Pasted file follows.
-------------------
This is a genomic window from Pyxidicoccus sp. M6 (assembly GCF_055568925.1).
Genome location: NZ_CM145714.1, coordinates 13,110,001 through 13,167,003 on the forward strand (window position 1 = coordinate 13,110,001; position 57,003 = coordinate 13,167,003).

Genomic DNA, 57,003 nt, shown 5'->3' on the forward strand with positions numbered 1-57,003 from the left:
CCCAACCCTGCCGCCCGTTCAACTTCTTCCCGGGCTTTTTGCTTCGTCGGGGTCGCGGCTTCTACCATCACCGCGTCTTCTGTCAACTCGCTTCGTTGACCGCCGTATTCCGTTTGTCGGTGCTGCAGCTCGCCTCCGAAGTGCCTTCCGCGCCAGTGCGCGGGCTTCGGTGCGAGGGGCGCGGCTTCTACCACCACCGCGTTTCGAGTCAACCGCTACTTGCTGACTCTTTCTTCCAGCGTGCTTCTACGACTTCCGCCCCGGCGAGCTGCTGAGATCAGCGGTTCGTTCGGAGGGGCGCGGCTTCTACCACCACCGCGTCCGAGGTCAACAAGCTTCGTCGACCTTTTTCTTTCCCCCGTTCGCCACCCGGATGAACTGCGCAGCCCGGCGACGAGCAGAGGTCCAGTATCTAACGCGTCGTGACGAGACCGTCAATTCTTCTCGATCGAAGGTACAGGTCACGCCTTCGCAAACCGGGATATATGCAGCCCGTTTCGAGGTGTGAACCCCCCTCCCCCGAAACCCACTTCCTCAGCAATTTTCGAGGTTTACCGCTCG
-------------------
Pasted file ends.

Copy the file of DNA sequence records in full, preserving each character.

This is a genomic window from Pyxidicoccus sp. M6 (assembly GCF_055568925.1).
Genome location: NZ_CM145714.1, coordinates 13,110,001 through 13,167,003 on the forward strand (window position 1 = coordinate 13,110,001; position 57,003 = coordinate 13,167,003).

Genomic DNA, 57,003 nt, shown 5'->3' on the forward strand with positions numbered 1-57,003 from the left:
CCCAACCCTGCCGCCCGTTCAACTTCTTCCCGGGCTTTTTGCTTCGTCGGGGTCGCGGCTTCTACCATCACCGCGTCTTCTGTCAACTCGCTTCGTTGACCGCCGTATTCCGTTTGTCGGTGCTGCAGCTCGCCTCCGAAGTGCCTTCCGCGCCAGTGCGCGGGCTTCGGTGCGAGGGGCGCGGCTTCTACCACCACCGCGTTTCGAGTCAACCGCTACTTGCTGACTCTTTCTTCCAGCGTGCTTCTACGACTTCCGCCCCGGCGAGCTGCTGAGATCAGCGGTTCGTTCGGAGGGGCGCGGCTTCTACCACCACCGCGTCCGAGGTCAACAAGCTTCGTCGACCTTTTTCTTTCCCCCGTTCGCCACCCGGATGAACTGCGCAGCCCGGCGACGAGCAGAGGTCCAGTATCTAACGCGTCGTGACGAGACCGTCAATTCTTCTCGATCGAAGGTACAGGTCACGCCTTCGCAAACCGGGATATATGCAGCCCGTTTCGAGGTGTGAACCCCCCTCCCCCGAAACCCACTTCCTCAGCAATTTTCGAGGTTTACCGCTCG